Today we’re going to talk about jewelry – a subject I rarely tackle. Or, to be more specific: diamonds and what they mean to a gal. The headline for this blog is a line from the song Diamonds Are Girl’s Best Friend. CLICK HERE to see Marilyn Monroe strut her stuff in this movie.
“A DIAMOND IS FOREVER”
This is the famous slogan created in 1948 for DeBeers Consolidated Mines, Ltd. by a female copywriter named Mary Frances Garety at N.W. Ayer, a Philadelphia advertising agency. Her colleagues in the company (all men) argued that it didn’t really mean anything – but the client loved it. In 1999, Advertising Age proclaimed it “The Slogan of the 20th Century.” And, it’s still going strong. (I love this story.)
LADY GAGA’S SPECTACULAR OSCAR DIAMOND
Moving on I spotted a terrific piece in the Financial Times Weekend of May 18, 2019 by Grace Cook titled Red Carpet Reruns. This is a fascinating article that reveals “the comeback kings of celebrity jewels.”
Lady Gaga and the massive Oscar diamond
ONE OF THE LARGEST YELLOW DIAMONDS EVER
In 1878, Charles Lewis Tiffany paid $18,000 for one of the largest yellow diamonds ever discovered – a whopping 287.42-carat stone acquired in South Africa the previous year. It was cut in Paris with 82-facets (24 more than the norm) which gave it so much radiance it looked as if it was lit by an inner flame.
In 1973, the famous yellow diamond was advertised for sale in the NY Times for $5 million. The offer was valid for 24 hours. There were no bidders.
AUDREY HEPBURN WORE IT IN A 1961 MOVIE
It graced the neck of Audrey Hepburn in the 1961 classic movie Breakfast at Tiffany’s where it was framed by a necklace of diamond ribbons. Fifty-eight years later, Lady Gaga wore it at the 2019 Academy Awards. Remember: A diamond is forever!
Audrey Hepburn in Breakfast at Tiffany’s in 1961
CARTIER AND ITS FAMOUS THREE-WAY CREATION
High quality jewelry is rarely versatile – except if it’s from Cartier. The French house created two identical leaf-shaped strands of diamonds set in flexible platinum that could be worn three ways: as a corsage, a necklace or as a tiara.
AT THE MET GALA MADONNA WORE IT AS A NECKLACE
In 2011 Madonna paired this creation with a teal silk Stella McCartney gown embroidered down the back with a cascade of stars. The diamonds, worn as a necklace, seemed to perfectly mimic the sparkles on the dress.
AT THE OSCARS: RACHEL WEISZ WORE IT AS A TIARA
In February 2019, a talented British-American actress wore this sparkling jewelry where the world could see it at once. She was nominated for Best Supporting Actress for her role in The Favorite (a film set amid the trappings of the British Court).
I’LL NEVER LET DIAMONDS OUTSHINE ME!
At times, there are celebrities who don’t want a diamond to outshine their own star on the red carpet – so they opt for a more demure, but no less dazzling jewel. This is why De Grisogono’s elegant and simple, yet stylish earrings are so popular.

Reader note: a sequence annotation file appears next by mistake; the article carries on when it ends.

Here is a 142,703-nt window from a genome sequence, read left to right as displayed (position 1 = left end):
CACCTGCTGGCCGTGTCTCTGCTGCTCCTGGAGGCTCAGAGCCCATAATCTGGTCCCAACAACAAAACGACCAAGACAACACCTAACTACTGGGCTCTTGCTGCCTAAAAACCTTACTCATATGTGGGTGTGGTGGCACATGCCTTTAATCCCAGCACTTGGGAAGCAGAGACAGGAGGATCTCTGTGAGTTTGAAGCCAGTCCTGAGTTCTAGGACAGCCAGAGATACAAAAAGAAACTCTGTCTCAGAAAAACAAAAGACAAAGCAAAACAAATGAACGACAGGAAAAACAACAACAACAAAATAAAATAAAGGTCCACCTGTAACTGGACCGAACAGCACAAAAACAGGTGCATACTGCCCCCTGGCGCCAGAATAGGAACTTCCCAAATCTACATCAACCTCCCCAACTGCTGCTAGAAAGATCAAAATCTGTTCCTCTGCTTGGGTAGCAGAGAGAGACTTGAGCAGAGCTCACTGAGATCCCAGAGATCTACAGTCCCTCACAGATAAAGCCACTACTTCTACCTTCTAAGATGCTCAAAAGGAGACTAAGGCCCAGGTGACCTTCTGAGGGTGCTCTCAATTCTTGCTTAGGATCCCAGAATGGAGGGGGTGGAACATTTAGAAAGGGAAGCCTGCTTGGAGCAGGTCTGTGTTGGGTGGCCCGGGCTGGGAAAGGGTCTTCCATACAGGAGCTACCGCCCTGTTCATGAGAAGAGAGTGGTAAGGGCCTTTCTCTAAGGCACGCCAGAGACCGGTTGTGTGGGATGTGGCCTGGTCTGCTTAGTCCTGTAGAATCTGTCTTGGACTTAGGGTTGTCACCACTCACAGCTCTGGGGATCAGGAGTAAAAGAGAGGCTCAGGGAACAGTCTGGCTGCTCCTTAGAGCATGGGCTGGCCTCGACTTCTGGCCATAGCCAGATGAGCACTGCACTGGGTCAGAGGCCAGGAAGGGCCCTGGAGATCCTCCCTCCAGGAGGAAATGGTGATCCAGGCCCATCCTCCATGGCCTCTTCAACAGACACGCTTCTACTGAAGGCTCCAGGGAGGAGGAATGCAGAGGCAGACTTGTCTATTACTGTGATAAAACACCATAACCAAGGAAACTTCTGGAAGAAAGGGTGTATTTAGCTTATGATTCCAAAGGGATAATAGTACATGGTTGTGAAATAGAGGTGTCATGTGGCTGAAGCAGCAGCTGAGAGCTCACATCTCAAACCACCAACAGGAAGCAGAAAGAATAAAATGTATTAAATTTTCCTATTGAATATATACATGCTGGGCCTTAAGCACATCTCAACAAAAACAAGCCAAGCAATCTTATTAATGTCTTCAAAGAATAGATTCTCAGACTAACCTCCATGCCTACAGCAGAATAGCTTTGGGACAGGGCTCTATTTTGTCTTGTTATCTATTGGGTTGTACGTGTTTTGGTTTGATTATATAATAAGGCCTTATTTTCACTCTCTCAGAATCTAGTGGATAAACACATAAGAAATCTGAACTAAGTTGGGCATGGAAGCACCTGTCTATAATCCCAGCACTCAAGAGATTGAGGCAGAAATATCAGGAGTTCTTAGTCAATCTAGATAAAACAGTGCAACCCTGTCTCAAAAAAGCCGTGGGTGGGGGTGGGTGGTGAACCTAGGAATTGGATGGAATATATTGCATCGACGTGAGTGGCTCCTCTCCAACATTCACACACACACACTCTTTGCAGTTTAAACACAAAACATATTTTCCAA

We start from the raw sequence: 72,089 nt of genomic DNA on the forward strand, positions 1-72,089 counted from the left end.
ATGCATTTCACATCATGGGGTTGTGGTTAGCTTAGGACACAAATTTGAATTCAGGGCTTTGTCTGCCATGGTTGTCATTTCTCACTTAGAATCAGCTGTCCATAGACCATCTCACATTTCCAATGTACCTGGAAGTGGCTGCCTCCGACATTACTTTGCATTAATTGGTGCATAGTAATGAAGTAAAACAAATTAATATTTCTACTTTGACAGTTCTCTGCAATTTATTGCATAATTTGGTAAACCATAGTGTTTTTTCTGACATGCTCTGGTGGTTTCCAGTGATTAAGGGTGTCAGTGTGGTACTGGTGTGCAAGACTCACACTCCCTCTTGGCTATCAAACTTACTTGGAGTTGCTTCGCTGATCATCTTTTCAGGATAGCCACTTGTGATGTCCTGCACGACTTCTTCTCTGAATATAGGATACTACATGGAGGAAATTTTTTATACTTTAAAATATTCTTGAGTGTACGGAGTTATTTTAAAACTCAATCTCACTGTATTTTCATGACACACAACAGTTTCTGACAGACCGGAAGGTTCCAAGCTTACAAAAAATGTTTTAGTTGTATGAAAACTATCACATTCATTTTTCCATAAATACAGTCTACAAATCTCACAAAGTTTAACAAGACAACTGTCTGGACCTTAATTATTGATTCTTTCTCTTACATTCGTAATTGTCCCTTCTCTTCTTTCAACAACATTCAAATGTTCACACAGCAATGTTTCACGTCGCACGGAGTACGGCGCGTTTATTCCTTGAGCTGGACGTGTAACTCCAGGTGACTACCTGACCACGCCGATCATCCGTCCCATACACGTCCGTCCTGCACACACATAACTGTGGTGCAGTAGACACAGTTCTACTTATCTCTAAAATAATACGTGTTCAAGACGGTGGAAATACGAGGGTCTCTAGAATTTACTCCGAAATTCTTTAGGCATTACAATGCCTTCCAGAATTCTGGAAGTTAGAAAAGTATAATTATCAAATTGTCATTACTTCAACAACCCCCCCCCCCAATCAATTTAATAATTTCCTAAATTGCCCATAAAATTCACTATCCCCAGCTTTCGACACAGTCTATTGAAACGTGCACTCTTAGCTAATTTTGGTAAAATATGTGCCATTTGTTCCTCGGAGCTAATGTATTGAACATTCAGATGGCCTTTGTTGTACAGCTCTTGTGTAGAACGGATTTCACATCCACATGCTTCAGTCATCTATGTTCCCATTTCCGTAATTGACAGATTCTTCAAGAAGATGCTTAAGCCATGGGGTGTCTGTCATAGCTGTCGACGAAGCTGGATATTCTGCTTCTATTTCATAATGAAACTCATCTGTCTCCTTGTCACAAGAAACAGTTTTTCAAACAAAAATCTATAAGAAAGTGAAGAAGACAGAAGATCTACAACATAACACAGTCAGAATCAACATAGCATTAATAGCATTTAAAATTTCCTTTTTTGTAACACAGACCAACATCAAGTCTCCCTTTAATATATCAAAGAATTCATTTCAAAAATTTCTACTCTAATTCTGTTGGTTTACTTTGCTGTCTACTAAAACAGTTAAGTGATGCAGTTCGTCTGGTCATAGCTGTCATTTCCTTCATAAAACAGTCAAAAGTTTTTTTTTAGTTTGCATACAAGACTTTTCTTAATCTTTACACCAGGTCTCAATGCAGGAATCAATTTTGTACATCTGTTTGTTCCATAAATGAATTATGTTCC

These teardrop earrings are crafted from 18-karat gold and faceted with 617 sparkling white diamonds that brilliantly reflect the light. Rihanna wore these elegant earrings in 2010 at the NRJ Music Awards. Five years later, Natalie Portman wore them at the Cannes Film Festival where many of the guests, including Karlie Kloss and Cara Delevingne, wore De Grisogono.
Rihanna wore De Grisogono’s diamond earrings at the NRJ Music Awards
Photos courtesy of the Weekend Financial Times, May 18, 2019
Summing up, a spokesman for the company says, “These teardrop earrings are timeless, ageless and a bestseller. Our clients definitely love them.”
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In the May 2020 issue of Smithsonian magazine I came across an intriguing article titled, “A Half-Century of Trips,” written by Ted Scheinman, (a writer and scholar based in Southern California). This features a subhead that reads, “Americans have steadily become more dedicated travelers, despite historic setbacks.”
This is the first thing I saw when perusing the 50th anniversary issue of the Smithsonian magazine for April 2020. This eye-opening 10-page article (with spectacular photos) is titled, “The Ship in the Ice” and concerns a topic we’ve all been hearing about for years, e.g., global warming.
The pandemic this year has affected all of us in many ways. Two things that stand out in my mind: people definitely need people (to paraphrase the song “People” sung by Barbra Streisand in Funny Girl). The phone, email, computer, TV and all the other digital creations we use DO NOT take the place of human interaction. We all need to see and talk to each other. That said we have also learned that we can work at home very efficiently and handle our normal workload if necessary. Never commute again? I don’t think that will happen, but perhaps we’ll find a happy medium – time will tell.
We use Italian lingerie sizing for our bodywear and items tend to run small.
Because of the body-hugging nature of the fabric and our body conscious fit most women prefer to wear our layering tops as under-layers. If you are inclined to wear them on their own we suggest you size up. Please email us or give us a call if you have questions about your sizing. We're happy to help you get it right.
Relaxed fit. Wear alone or over any of our layering tees or camisoles.
Please email us or give us a call if you have questions about your sizing. We're happy to help you get it right.
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